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Hired it the Hard Way!
by Jim M. Allen

One of the toughest jobs for any business owner or manager is the job of hiring new employees. To the untrained or inexperienced manager who's thrust into the role of interviewing potential new employees it can be a stressful time, especially if their department is in desperate need of the missing employee.

Adding to the stress and complexity of the hiring process is the fact that the entire process is a costly one, regardless of the job title or nature of the work. Hiring the wrong employee for a position can multiply those costs exponentially. And, right or wrong, every hire is a direct reflection on the person who did the hiring... you.

My first civilian job after 13 years in the military was managing a television studio. Among my duties was the hiring of necessary television studio crews for a national broadcasting network. In fact, one of my first duties was to fill 3 empty positions in my department. The military prepared me for many things, but not the process of hiring new employee, but I learned fast.

I also learned the hard way how to hire people. And the hard way is an expensive way... I filled all three positions soon after joining the company. I re-filled each of those positions just a few months later because my none of my original hires worked out. In between, I learned a few important lessons:

THIS HURTS ME MORE THAN IT HURTS YOU

The hiring process can be just as stressful for the employer as it is for the (potential) employees, particularly if you're not prepared for it. Create a hiring process that works for everyone and minimizes the stress.

I KNOW WHAT I KNOW

You've got to be willing to admit what you don't know... and get answers from those who do. If you've never conducted interviews, aren't familiar with what questions can/cannot be asked, or just need help, tell someone!

OH LOOK, HE GRADUATED CUM LAUDE FROM YALE, HARVARD, & MIT

Resumes are not helpful. Studies indicate that 2/3 of all resumes contain fabrications and misrepresentations about a person's work history. Resumes are nothing more than screening tools. Lower your expectations about what you'll find in that pile of resumes: 90% are not even going to meet your minimum requirements.

SO TELL ME ABOUT YOURSELF

The interviews are what counts. Interview everyone yourself (and more than once)! It's fine to let Human Resources conduct a portion of the interviews or to have a group that interviews potential job candidates, but anybody who will be working for you should be interviewed by you. You are the best judge of whether or not an interviewee will fit into your department.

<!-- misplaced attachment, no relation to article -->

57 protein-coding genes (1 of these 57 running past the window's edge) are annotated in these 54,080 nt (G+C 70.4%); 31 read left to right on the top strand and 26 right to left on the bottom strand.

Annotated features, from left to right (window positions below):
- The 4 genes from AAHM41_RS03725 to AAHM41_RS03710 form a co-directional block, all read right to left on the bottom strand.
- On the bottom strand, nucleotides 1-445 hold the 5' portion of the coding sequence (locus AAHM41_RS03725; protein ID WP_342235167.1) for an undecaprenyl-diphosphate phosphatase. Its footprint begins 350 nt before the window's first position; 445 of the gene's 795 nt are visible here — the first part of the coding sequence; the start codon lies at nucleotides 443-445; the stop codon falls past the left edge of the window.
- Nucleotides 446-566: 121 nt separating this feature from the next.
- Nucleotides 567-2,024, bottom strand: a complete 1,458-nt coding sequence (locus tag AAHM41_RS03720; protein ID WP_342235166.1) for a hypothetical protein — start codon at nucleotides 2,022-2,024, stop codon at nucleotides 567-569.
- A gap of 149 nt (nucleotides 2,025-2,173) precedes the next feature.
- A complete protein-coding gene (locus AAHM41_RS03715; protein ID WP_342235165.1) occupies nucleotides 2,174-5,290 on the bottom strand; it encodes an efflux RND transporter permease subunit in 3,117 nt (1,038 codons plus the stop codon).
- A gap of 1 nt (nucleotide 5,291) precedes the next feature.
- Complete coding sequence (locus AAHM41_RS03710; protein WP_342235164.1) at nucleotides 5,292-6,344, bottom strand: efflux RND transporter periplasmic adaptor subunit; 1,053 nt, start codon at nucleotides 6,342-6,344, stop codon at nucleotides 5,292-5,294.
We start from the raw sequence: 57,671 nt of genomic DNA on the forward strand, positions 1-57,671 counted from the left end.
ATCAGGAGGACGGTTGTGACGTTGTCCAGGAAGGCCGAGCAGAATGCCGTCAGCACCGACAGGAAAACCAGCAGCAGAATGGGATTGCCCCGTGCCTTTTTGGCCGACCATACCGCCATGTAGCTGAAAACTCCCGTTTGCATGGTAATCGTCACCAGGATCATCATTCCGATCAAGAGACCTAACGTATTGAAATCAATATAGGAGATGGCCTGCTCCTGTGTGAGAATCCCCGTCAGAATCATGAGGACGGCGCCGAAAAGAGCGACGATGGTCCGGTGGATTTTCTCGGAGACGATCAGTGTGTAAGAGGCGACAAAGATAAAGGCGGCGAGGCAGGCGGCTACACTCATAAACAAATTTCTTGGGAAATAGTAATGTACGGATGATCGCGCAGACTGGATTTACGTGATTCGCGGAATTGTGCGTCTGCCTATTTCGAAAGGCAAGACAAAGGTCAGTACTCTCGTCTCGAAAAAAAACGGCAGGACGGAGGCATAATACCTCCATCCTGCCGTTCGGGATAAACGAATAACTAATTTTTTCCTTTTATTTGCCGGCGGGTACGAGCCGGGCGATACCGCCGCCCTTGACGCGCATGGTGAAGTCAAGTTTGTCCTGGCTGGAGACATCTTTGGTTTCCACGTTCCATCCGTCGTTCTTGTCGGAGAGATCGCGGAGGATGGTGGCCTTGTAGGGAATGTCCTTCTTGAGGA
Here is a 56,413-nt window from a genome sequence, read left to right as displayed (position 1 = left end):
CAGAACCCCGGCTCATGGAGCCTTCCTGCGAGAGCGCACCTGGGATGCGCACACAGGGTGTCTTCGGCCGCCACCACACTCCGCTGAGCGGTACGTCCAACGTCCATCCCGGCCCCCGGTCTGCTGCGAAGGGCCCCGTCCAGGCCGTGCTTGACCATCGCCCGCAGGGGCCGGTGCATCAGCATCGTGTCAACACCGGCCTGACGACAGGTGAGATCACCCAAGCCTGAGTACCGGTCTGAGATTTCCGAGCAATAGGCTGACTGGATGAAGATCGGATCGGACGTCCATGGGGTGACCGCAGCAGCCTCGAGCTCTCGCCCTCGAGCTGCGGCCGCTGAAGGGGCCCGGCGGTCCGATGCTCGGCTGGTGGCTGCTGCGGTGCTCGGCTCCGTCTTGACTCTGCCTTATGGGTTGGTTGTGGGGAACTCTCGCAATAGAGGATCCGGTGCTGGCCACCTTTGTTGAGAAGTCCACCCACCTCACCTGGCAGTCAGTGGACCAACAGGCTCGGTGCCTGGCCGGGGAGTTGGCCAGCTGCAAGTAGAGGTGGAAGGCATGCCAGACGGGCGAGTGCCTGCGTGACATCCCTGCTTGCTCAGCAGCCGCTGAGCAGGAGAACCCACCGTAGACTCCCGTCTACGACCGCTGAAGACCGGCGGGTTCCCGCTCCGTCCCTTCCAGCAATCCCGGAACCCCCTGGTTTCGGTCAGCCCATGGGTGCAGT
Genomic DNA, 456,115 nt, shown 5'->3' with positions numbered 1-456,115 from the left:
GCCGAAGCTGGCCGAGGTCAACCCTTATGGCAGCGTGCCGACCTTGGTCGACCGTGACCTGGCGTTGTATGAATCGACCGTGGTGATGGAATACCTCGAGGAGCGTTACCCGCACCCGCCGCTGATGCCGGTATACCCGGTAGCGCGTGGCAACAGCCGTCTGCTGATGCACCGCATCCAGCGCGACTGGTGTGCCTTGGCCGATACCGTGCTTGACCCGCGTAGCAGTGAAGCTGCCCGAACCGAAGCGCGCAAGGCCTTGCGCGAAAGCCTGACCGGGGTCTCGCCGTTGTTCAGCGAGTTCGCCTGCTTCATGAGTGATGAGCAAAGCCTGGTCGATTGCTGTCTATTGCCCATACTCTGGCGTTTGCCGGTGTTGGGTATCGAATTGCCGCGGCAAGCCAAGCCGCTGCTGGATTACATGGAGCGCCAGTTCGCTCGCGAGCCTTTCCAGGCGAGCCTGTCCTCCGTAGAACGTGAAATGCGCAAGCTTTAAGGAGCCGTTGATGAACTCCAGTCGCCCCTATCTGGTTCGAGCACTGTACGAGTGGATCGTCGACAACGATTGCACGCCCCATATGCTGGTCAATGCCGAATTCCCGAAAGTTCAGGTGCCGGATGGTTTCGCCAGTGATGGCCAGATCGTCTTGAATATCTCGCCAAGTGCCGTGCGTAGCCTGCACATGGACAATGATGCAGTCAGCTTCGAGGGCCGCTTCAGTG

AND DON'T FORGET THE FOOTNOTES

As many as 75% of employers do not check references. Wow! BIG mistake.

Don't hire anyone until you've spoken to at least 4 personal references. Don't get written references, speak to them. People will generally provide a bit more information if you speak to them in person. Realize that many companies shy away from providing references, but for those who do, the question to ask is "Would you hire this person again?"

TIE UP YOUR CAMEL

Trust your instincts. Then get a second opinion.

If a candidate strikes you as being the perfect person for the job trust that feeling, but let somebody else interview them as well. That second opinion may help you see a major fault that you were overlooking. Likewise, if you get the sense that something's just not right, trust that, too. Every time I ignored even the slightest little sense that something was wrong I found myself having to fill that position again within weeks.

Remember: the quality of the new hire will always be considered a reflection of the person who did the hiring and will directly impact on the bottom-line success of your business. Increasing your knowledge of job hiring processes, interviewing, etc. helps your bottom line as well. _____

Jim Allen is a professional life coach, speaker, and writer. Get more great ideas in you email every week by subscribing to Jim's weekly newsletter, THE BIG IDEA, by sending a blank email to: mailto:Subscribe@CoachJim.com (2001 Jim Allen & CoachJim.com ALL RIGHTS RESERVED)

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